This week, for the first time in a decade, it proved necessary to elevate the national threat level from severe to critical, meaning that an attack was thought to be imminent.
 This heavy decision was taken by the Prime Minister and others in the immediate aftermath of the atrocity at the Manchester Arena on Monday.
A comparison can be drawn with the position after the Westminster Bridge attack in March. At the time, the Joint Terrorism Analysis Centre (JTAC) rightly assessed that Khalid Masood had acted alone and it was not therefore necessary to go to critical.
This week, however, JTAC correctly reasoned that the comparative sophistication of the Manchester attack dictated that the authorities take extreme care and deploy every available resource to discover whether this week’s killer also acted alone.
Whilst we all mourn the cruel loss of life in Manchester, including such young lives, perhaps this is a moment to reflect on the legislation available to the police and security services. In speeches and seminars, I commended the fact that there were few calls for additional terror laws in light of the Westminster attack. I believe the same applies to Manchester.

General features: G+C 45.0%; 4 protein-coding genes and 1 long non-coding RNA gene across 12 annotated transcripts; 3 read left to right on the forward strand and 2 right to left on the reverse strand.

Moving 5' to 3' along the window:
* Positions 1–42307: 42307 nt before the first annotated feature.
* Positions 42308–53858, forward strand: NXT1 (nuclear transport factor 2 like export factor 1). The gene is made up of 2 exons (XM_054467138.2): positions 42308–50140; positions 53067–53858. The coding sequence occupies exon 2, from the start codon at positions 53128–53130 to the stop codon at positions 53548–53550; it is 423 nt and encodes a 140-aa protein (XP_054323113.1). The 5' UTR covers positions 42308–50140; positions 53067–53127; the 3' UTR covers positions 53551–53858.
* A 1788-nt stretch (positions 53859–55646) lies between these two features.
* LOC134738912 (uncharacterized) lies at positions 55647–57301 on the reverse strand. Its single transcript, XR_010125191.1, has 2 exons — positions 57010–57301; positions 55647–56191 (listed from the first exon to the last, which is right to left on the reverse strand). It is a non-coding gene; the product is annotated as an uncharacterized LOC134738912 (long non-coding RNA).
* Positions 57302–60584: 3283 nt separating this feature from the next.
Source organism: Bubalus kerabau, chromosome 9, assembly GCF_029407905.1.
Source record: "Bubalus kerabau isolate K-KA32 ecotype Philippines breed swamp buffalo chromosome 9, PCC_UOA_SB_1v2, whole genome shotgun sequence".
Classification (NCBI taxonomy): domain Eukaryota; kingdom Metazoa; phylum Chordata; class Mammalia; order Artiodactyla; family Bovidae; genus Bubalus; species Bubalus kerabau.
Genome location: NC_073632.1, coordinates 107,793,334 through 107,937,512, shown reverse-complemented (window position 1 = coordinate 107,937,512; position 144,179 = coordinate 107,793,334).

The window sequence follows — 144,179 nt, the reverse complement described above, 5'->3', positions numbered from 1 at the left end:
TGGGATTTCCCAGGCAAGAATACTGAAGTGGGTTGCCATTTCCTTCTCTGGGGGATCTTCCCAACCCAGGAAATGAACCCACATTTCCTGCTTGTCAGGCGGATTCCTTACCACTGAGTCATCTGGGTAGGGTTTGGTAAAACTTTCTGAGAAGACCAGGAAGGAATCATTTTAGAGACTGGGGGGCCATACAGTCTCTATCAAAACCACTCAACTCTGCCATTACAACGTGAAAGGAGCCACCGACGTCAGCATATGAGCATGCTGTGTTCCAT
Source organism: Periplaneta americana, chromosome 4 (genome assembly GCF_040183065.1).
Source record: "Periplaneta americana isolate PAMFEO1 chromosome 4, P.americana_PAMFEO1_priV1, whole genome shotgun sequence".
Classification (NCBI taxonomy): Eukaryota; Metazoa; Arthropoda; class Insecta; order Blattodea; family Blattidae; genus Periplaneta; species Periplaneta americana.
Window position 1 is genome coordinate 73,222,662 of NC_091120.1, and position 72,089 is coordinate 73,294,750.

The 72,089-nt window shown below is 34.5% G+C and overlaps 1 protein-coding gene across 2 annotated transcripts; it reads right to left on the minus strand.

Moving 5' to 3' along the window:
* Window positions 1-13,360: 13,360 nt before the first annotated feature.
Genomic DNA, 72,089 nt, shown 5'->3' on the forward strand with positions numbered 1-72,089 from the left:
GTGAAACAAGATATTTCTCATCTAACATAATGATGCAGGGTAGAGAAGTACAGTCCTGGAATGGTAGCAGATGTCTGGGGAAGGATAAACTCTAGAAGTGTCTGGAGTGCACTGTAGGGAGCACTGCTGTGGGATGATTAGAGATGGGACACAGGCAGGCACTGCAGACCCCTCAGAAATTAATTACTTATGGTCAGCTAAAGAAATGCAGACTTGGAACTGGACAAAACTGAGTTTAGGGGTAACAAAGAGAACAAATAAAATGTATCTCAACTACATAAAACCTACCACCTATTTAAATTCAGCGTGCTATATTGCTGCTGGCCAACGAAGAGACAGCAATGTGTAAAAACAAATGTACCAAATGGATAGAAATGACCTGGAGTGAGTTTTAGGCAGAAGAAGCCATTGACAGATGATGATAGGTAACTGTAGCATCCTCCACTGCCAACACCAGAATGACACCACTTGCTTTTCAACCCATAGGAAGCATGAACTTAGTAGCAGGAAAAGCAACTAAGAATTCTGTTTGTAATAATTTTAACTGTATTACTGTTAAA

In fact, many of the laws which most accurately deal with these attacks are not “terror laws” as such. I have pointed out that Masood, had he survived, would have been charged with five counts of murder and many more of attempted murder. The same applies, though in tragically higher numbers, to the individual who detonated the bomb in Manchester, together with anyone proved to have worked with him to that terrible end.
Does it follow that criminals such as these, when charged with murder, are not to be regarded as terrorists?
Not at all. The unlawful and intentional taking of another life is the most serious crime of them all. We do not need to create a special category of statutory terrorism offence in order to mark out this heinous crime.
Next, the appalling loss of life in Manchester was caused by a bomb. So how do prosecutors charge any person found to be involved with the bomber?